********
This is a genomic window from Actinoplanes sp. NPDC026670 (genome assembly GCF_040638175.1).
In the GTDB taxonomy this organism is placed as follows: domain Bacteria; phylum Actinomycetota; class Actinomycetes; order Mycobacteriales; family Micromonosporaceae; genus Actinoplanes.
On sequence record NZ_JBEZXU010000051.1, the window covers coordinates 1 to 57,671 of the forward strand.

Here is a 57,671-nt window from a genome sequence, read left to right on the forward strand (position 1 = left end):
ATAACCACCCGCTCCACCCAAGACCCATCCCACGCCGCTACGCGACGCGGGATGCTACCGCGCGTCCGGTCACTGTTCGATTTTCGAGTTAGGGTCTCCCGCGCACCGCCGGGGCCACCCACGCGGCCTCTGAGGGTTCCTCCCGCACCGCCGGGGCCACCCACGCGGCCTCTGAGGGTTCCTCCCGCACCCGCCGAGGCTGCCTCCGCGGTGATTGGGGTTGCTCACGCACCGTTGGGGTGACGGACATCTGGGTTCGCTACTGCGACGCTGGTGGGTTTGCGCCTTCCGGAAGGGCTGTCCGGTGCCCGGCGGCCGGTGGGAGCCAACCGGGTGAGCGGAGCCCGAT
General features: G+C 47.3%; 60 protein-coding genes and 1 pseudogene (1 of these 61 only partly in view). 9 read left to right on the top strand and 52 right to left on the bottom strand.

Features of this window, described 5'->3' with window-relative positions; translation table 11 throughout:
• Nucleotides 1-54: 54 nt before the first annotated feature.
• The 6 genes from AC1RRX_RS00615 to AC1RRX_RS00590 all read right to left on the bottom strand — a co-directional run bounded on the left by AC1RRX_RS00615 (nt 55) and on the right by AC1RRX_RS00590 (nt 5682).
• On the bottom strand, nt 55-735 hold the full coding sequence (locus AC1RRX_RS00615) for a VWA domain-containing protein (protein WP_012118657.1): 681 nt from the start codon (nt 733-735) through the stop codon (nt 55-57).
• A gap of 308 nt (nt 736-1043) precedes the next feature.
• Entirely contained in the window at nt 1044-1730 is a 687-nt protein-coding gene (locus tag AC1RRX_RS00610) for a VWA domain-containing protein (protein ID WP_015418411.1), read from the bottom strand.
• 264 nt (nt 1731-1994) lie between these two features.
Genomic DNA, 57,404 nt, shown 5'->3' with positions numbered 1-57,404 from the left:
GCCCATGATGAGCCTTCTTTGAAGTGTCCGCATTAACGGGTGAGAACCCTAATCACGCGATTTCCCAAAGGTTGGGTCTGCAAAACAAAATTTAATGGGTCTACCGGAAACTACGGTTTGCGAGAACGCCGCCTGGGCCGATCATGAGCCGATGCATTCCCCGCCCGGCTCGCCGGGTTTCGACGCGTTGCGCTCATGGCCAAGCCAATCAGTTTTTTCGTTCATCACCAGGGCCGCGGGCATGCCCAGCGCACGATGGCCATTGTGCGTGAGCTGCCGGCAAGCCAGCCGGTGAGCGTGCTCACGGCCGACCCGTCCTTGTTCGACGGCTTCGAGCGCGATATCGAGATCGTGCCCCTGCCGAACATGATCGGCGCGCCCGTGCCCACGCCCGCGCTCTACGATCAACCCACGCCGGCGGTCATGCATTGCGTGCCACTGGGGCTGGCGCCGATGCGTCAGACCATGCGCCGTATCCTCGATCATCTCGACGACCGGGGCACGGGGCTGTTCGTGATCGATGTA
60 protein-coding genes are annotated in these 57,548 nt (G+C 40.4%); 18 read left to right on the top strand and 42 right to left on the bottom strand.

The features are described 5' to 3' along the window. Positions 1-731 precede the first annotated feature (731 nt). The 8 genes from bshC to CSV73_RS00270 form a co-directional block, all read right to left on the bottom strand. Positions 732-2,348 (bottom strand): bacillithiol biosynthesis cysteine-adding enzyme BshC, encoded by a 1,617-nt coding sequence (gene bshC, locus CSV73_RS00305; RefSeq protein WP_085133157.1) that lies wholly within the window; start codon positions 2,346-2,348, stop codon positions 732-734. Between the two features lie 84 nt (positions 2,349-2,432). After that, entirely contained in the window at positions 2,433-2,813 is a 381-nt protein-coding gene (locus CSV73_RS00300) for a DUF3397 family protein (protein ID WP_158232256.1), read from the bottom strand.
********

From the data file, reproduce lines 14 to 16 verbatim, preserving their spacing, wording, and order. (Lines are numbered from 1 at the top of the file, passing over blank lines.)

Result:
Genomic DNA, 57,404 nt, shown 5'->3' with positions numbered 1-57,404 from the left:
GCCCATGATGAGCCTTCTTTGAAGTGTCCGCATTAACGGGTGAGAACCCTAATCACGCGATTTCCCAAAGGTTGGGTCTGCAAAACAAAATTTAATGGGTCTACCGGAAACTACGGTTTGCGAGAACGCCGCCTGGGCCGATCATGAGCCGATGCATTCCCCGCCCGGCTCGCCGGGTTTCGACGCGTTGCGCTCATGGCCAAGCCAATCAGTTTTTTCGTTCATCACCAGGGCCGCGGGCATGCCCAGCGCACGATGGCCATTGTGCGTGAGCTGCCGGCAAGCCAGCCGGTGAGCGTGCTCACGGCCGACCCGTCCTTGTTCGACGGCTTCGAGCGCGATATCGAGATCGTGCCCCTGCCGAACATGATCGGCGCGCCCGTGCCCACGCCCGCGCTCTACGATCAACCCACGCCGGCGGTCATGCATTGCGTGCCACTGGGGCTGGCGCCGATGCGTCAGACCATGCGCCGTATCCTCGATCATCTCGACGACCGGGGCACGGGGCTGTTCGTGATCGATGTA
60 protein-coding genes are annotated in these 57,548 nt (G+C 40.4%); 18 read left to right on the top strand and 42 right to left on the bottom strand.